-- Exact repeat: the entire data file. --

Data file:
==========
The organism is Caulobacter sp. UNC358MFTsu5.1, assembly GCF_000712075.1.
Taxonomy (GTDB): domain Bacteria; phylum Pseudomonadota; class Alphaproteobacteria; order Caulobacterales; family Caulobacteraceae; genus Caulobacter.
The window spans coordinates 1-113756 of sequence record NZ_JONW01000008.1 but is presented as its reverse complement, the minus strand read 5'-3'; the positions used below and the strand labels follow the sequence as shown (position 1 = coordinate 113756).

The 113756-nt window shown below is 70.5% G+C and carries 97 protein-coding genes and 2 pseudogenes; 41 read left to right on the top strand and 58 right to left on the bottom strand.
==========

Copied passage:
The organism is Caulobacter sp. UNC358MFTsu5.1, assembly GCF_000712075.1.
Taxonomy (GTDB): domain Bacteria; phylum Pseudomonadota; class Alphaproteobacteria; order Caulobacterales; family Caulobacteraceae; genus Caulobacter.
The window spans coordinates 1-113756 of sequence record NZ_JONW01000008.1 but is presented as its reverse complement, the minus strand read 5'-3'; the positions used below and the strand labels follow the sequence as shown (position 1 = coordinate 113756).

The 113756-nt window shown below is 70.5% G+C and carries 97 protein-coding genes and 2 pseudogenes; 41 read left to right on the top strand and 58 right to left on the bottom strand.